Philippines Typhoon response

On 4 December 2012, Typhoon Bopha wreaked havoc as it ripped through central Mindanao through Burkidon province, Cagayan de Oro and Illigan City in the Philippines. It has killed 647 people, with another 780 people still missing. Raging waters and mud from the mountains swept through school buildings, covered courts, town halls and health centres; over five million people have been affected; 70,000 homes are damaged and 210,000 people are displaced.

People in the affected community of Lianga

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On 7 December 2012, the Philippine Government declared a National State of Calamity; they are assisting over 133,000 people in 172 evacuation centres.

“This typhoon is of a scale the Philippines has not seen before. We’re talking tens of thousands of homes destroyed across south-eastern and central Mindanao,” said Joe Curry, Philippines Country Representative, Catholic Relief Services (Caritas Australia’s US counterpart).

“People live in fragile housing and when storms like this, a category five typhoon comes through, it wipes out entire communities. We’ve seen flash floods that look tsunami-like; the way they’ve brought down water through hillsides has changed the landscape completely. We’re talking about complete obliteration along coast lines and in interior areas in the mountains.”

The southern provinces of Davao Oriental and Compostela Valley have been most severely affected. In the worst hit coastal towns, nearly all the homes were destroyed. Broken bridges, flooding and destroyed roads continue to hamper access and emergency response to these communities. Evacuation shelters are full and many families have been left fighting for survival out in the open with nowhere to go.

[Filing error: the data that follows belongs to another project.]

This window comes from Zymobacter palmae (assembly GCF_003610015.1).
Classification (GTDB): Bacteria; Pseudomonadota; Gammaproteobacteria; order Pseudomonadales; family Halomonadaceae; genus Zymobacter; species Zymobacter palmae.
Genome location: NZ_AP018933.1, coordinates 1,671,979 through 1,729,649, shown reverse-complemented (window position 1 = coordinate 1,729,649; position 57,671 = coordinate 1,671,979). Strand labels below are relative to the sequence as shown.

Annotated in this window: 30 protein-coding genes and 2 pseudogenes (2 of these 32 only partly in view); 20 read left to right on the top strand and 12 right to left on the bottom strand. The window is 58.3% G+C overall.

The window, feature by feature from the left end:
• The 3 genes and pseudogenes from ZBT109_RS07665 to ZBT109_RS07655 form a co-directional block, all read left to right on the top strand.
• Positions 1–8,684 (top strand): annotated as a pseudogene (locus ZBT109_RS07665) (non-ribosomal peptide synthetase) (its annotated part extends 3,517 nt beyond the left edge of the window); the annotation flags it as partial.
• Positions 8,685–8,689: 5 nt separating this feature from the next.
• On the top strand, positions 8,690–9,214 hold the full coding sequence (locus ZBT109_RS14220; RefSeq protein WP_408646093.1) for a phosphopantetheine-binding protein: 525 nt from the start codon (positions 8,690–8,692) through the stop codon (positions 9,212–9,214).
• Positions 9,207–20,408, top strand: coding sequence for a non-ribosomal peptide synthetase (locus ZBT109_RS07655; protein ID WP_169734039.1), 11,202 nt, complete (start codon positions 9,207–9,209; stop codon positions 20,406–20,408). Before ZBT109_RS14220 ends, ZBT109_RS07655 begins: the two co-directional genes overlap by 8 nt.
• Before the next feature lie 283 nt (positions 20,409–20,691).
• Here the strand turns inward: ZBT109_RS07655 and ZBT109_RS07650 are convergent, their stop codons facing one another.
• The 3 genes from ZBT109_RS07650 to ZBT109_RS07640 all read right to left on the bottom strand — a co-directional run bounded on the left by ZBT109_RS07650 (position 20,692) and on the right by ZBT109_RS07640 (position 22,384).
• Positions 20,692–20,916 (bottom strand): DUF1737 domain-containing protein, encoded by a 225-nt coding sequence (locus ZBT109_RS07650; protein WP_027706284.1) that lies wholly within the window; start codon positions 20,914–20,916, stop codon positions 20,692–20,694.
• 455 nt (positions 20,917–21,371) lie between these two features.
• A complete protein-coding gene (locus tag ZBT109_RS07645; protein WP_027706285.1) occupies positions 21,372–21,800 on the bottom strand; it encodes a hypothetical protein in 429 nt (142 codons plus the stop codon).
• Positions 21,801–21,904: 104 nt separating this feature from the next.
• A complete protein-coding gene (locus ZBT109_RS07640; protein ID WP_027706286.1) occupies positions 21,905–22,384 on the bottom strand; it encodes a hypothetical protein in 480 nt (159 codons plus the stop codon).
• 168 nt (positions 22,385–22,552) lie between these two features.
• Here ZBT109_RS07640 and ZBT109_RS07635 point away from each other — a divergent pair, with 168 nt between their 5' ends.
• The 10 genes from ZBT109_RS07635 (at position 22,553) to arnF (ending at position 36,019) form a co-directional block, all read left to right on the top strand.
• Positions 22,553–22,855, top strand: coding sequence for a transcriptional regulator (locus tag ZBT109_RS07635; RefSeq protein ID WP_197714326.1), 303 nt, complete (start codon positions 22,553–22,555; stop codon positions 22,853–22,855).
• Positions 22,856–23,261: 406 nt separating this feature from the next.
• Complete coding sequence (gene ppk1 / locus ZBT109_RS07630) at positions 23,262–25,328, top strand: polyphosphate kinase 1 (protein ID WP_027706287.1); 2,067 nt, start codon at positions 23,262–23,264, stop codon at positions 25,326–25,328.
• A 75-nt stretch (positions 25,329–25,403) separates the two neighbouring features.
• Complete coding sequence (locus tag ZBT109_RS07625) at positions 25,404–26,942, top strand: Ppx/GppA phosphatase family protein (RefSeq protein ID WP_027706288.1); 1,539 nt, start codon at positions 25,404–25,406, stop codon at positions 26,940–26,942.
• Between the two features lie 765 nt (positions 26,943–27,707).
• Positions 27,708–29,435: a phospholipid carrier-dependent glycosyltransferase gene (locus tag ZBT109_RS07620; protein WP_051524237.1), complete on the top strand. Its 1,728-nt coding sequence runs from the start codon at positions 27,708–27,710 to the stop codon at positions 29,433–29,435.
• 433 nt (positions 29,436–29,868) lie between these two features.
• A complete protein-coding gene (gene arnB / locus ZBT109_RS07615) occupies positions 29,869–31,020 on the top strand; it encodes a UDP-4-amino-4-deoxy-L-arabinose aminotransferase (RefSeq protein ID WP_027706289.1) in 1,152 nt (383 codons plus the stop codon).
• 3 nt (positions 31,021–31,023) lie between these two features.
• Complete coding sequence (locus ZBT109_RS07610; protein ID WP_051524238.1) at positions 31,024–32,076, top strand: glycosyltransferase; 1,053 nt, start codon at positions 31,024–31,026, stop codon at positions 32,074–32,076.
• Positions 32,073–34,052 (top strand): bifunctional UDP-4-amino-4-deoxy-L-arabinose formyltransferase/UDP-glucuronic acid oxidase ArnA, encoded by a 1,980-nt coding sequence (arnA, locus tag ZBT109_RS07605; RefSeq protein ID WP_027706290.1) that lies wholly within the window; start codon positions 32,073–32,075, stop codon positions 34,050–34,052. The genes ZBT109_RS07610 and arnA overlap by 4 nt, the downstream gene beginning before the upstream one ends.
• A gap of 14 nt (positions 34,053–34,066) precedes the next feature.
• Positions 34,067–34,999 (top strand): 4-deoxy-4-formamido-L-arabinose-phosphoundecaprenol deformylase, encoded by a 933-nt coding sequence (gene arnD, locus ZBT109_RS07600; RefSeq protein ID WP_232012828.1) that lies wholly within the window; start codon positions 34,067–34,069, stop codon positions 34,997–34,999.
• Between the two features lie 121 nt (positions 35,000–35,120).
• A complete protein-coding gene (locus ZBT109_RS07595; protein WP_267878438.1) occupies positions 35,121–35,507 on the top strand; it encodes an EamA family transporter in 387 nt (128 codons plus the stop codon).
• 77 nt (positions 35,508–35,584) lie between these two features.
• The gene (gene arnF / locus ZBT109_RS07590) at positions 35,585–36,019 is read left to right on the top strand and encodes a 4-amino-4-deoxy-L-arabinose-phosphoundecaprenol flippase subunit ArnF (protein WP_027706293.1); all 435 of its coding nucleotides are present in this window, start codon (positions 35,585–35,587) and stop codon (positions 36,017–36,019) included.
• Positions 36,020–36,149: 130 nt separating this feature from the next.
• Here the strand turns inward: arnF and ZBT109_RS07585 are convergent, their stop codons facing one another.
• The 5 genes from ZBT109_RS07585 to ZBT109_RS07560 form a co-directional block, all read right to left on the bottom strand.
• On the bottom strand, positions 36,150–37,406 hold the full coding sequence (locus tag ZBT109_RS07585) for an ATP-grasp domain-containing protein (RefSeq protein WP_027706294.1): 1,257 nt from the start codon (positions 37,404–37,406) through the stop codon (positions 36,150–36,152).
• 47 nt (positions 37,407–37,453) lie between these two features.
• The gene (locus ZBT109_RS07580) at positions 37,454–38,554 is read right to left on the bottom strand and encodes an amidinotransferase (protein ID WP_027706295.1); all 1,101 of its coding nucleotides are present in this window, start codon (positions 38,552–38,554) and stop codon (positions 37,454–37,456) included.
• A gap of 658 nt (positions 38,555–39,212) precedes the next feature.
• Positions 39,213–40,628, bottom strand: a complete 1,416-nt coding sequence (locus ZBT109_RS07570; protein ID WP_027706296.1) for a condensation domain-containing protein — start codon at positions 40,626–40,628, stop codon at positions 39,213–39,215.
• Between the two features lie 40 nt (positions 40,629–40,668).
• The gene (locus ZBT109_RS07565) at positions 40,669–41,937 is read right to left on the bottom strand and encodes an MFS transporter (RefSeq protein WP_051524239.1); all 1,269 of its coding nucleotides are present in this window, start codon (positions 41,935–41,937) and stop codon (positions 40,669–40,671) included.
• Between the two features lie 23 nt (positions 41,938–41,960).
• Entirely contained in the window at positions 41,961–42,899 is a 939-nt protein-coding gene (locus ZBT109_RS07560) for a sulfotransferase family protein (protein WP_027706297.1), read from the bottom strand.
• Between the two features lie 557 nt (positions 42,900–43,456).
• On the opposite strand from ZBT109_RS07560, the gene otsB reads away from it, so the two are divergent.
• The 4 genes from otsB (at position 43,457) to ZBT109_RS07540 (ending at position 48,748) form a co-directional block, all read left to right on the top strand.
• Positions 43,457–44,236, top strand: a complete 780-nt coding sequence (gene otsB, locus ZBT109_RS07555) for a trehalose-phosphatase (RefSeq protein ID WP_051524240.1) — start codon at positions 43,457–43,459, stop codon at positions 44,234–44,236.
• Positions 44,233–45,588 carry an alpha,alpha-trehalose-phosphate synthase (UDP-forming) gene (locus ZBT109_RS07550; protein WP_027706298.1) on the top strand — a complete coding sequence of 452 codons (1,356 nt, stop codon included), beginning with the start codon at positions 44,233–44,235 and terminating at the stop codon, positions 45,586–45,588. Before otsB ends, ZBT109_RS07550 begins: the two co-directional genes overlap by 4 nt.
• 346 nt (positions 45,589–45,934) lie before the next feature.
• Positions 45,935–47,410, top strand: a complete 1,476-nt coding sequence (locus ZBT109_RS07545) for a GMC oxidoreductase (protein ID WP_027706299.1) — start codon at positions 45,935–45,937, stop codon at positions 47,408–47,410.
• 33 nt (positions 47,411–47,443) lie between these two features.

Caritas' response

The Caritas network has been working in the Philippines for over 65 years; helping the most vulnerable families is a priority for the Caritas emergency response teams. Emergency relief items such as shelter, food and water, and essential non-food items such as hygiene kits, kitchen sets and blankets are being transported to affected communities.

“This is the 16th typhoon to hit the Philippines this year,” said Jack de Groot, Caritas Australia CEO. “While the country is used to natural disasters and has high disaster preparedness in place, no amount of frequency or planning can alleviate the suffering and devastation a disaster like this brings.”

Cartias Australia and Catholic Relief Services have pledged $1,250,000 for emergency response to Typhoon Bopha. AusAID, through their Humanitarian Partnership Agreement, has already given Caritas $747,000; allowing the rapid distribution of shelter and household items to those most vulnerable.

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